Cabbage Proclamations and the Slow-Burn of Tolstoy

The cabbage that made me patriotic.

 

My friend hadn’t used up her box of Co-op veggies this week, so upon leaving town for ten days she texted me.

“Do you want some veggies?”

Who am I to turn down organic farm veggies for free? Of course I want them. I drove to her house.  My iron and calcium levels got higher looking at all of the greens spilling from her fridge.

“You don’t have to take anything you don’t want.”

I filled three grocery bags. I even included the celery root that took a few minutes of sniffing to identify.

“How ‘bout a cabbage?” Jen asked, “Can you cook a cabbage?”

I looked at the bowling ball sized head and couldn’t say no to it. I couldn’t bring myself to close the fridge door on its tightly wrapped face. It would have been unpatriotic.

“I’m a Polish girl. I should know how to cook a cabbage. Give it to me.” I took the cabbage and plunked it into the grocery bag “I’ll figure something out.”

Two things crossed my mind. 1) I need to call Mom   2) Is this cabbage proclamation going to end up like my Anna Karenina promise?  I’m on page twenty-two of eight hundred and seventeen since August and managed to read two other books in place of moving on to page twenty-three. It’s a slow-burn with the Russian novel, what can I say? It’s a workout.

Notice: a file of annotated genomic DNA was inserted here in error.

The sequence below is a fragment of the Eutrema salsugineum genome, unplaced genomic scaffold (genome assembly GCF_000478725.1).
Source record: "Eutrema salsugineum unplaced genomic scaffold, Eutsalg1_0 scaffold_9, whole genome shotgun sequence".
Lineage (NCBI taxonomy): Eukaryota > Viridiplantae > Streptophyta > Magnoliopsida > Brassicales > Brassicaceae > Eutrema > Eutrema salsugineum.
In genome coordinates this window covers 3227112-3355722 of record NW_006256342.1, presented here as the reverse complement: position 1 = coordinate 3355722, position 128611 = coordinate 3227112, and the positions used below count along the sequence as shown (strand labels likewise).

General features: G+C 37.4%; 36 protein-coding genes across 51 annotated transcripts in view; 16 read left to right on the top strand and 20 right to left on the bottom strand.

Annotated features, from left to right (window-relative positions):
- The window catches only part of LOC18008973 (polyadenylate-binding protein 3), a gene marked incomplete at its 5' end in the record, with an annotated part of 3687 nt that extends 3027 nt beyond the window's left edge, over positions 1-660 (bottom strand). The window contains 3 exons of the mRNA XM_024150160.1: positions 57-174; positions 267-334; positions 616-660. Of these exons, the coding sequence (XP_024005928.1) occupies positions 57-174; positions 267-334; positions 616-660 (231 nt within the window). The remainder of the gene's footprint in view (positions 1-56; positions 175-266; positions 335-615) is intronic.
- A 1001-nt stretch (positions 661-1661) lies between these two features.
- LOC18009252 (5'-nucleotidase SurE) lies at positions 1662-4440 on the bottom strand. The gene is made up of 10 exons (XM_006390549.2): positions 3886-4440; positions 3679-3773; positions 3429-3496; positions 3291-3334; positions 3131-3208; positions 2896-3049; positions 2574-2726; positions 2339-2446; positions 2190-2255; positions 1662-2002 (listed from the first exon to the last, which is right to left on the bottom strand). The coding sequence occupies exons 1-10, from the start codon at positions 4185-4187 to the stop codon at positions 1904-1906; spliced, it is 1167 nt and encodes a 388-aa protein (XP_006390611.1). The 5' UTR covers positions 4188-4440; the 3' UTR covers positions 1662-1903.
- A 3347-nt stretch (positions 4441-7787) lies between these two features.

Anna Karenina. Yoga Block.

when you’re in a pinch.

So is cooking. I have never made Bigos or Golumbki’s by myself. Sure, I’ve been in the kitchen and given a stir or stuffed a cabbage leaf to bring a smile to my mom or Ciocia’s face. But in charge of the alchemy that makes cabbage taste divine? Never.

Let’s face it, making cabbage taste great is a little like trusting stone soup will have flavor.  Yet somehow all the great Polish ladies of my life have made it so. Plus there’s bacon fat to thank.

I’m convinced that the tastiness of Bigos is in direct ratio with the age of the person making it and the amount of kielbasa and bacon in it. It’s the Golden Mean of cabbage making.

I’ve been eager to learn how to cook Polish food over the years, but it takes a kind patience and desire to really make those moments happen. All too often, I’m in a rush when I visit home for the holidays and sleep in late only to be woken up by the smell of frying onions to know the cooking went on without me. Another opportunity missed. Mom and Ciocia have made so many mouthwatering batches over the years.

In my teenage years, I recall my brother’s friends walking into the house, “Mrs. Matusiak do you have any Polish food?”  They scanned the stove top for pots or the counter for aluminum wrapped pans, the way others looked for potato chips.

People started requesting Mom and Ciocia’s cabbage stew at cookouts. Nevermind Hot Doggy or Hot Dogzi, as my mom liked to call them. Cabbage Stew was a 4th of July favorite. Talk about smug Polish ladies.

The way to their hearts was through your own stomach. It is a magic to be learned.

So what could I possibly know about making cabbage flavorful, hearty and a family crowd pleaser like my mom and aunt?  Next to nothing. I’m not sure I can even shred the damn thing for the right consistency. But I have to get my hands on it and try.

I don’t want to circle around a pile of cabbages in the store and think I should know how to cook you.